TransCanada revises Keystone XL date

Calgary-based TransCanada Corp. says approval of its controversial Keystone XL crude pipeline expansion will take longer than expected.

Company hikes cost estimate by $1B

Calgary-based TransCanada Corp. said Tuesday that approval of its controversial Keystone XL crude pipeline expansion will take longer than expected.

The energy company also raised its estimate for the project's cost by $1 billion.

Keystone XL would run 3,200 kilometres from Hardisty, Alta., to Port Arthur, Texas, on the Gulf Coast, passing through Montana, South Dakota and Nebraska. ((TransCanada Corp.))

It said it now expects U.S. authorities to approve the project in the last six months of 2011. Its previous estimate was for early in the year.

"The regulatory process conducted by the Department of State is continuing, within a heightened political environment and opposition to the project has been expressed," the company said in a statement.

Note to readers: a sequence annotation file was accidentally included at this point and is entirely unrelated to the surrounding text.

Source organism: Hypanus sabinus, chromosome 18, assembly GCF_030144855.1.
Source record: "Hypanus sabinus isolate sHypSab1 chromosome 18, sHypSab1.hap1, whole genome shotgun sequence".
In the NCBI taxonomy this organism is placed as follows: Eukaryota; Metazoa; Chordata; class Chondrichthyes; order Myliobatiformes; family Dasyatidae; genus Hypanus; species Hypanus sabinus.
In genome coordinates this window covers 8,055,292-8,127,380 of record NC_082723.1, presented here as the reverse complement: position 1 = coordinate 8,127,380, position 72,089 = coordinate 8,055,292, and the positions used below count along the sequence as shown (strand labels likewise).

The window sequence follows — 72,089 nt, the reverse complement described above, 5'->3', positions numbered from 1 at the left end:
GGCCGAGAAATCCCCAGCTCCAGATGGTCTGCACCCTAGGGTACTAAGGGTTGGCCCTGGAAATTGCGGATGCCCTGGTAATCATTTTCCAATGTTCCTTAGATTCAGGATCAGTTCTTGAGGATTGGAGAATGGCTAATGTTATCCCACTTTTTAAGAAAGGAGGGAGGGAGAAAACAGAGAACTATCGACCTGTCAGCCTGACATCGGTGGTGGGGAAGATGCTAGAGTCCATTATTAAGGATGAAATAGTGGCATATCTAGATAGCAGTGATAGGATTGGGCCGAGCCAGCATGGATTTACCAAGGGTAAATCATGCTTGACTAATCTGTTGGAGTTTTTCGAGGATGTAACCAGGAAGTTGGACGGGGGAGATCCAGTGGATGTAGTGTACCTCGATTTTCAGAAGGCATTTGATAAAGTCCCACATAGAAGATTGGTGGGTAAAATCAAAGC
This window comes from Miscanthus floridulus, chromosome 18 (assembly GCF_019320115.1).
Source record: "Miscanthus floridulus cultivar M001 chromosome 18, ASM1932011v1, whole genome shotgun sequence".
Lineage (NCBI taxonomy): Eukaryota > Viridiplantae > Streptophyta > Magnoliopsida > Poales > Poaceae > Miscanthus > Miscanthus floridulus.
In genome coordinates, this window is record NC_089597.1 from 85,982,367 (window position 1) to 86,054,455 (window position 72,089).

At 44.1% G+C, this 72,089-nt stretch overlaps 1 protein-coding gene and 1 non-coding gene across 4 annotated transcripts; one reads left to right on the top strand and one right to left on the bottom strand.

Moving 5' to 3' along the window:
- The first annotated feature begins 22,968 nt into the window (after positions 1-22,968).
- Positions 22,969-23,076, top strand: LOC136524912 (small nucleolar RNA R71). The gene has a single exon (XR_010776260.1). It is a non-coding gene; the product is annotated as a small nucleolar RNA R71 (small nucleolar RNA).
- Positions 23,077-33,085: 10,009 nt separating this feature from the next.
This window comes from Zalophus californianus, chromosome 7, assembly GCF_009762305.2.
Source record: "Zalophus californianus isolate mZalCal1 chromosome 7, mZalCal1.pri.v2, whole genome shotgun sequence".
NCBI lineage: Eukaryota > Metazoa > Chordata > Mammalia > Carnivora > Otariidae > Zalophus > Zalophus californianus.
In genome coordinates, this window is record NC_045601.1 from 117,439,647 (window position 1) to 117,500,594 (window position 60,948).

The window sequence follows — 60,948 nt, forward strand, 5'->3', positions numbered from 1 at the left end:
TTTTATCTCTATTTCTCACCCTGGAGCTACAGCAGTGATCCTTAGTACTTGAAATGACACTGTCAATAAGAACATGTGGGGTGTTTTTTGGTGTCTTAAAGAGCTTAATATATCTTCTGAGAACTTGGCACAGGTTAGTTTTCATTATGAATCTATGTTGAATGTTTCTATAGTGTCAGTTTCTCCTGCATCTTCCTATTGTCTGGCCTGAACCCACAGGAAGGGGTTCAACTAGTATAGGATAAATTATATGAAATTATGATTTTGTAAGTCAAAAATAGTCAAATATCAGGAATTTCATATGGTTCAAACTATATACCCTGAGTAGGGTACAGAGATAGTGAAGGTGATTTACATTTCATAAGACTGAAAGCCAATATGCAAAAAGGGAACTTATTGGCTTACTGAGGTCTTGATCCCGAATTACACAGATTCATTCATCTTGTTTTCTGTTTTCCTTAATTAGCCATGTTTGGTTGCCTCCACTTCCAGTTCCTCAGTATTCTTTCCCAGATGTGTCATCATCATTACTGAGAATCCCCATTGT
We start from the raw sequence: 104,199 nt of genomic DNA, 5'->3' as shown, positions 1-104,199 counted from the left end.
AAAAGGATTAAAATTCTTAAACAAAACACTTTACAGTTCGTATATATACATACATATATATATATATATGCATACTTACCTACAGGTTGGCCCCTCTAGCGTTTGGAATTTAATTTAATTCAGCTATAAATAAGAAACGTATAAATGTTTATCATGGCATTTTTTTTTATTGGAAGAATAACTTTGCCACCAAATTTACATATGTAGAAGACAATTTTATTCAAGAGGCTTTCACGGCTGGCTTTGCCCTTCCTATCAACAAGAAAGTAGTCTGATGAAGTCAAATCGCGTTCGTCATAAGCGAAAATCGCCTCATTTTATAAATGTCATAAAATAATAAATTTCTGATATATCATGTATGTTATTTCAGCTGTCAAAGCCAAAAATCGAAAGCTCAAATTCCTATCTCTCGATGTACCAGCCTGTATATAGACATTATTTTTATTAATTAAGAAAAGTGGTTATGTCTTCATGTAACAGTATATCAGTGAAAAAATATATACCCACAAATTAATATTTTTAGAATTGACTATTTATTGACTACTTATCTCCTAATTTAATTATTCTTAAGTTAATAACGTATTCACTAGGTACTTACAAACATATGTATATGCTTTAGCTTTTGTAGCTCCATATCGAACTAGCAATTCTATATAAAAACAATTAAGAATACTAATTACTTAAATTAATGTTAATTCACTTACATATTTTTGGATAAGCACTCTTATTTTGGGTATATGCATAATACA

If Keystone XL wins regulatory approval, TransCanada expects the massive Alberta-to-Texas line to start up some time in 2013.

The State Department has jurisdiction because the pipeline would cross the Canada-U.S. border. Canadian approvals are already in place.

The first phase, which delivers crude to refineries in the Midwest and a storage hub in Cushing, Okla., is already in operation.

Opposition fierce

The Keystone XL expansion would expand capacity by 500,000 barrels a day and extend the line to refineries along the U.S. Gulf Coast, a very lucrative market. The expansion would run directly from Alberta, connect with existing pipelines in Kansas and Oklahoma and extend to the Gulf.

The cost of the entire system had been pegged at $12 billion US, but TransCanada said Tuesday it is now expected to cost $13 billion US as a result of currency swings, evolving regulatory requirements and permitting delays.

Opposition to the massive project has been fierce, with environmentalists worried a spill could damage key drinking-water sources and increase U.S. reliance on "dirty" crude from the oilsands.

Earlier Tuesday, TransCanada said its fourth-quarter net income was $269 million, or 39 cents per share, a decline from $381 million, or 56 cents per share at the same time last year.

Revenues grew to $2.1 billion from $2 billion during the three-month period.

TransCanada also announced that it would boost its quarterly dividend to 42 cents per share from 40 cents, payable April 29.

With files from The Canadian Press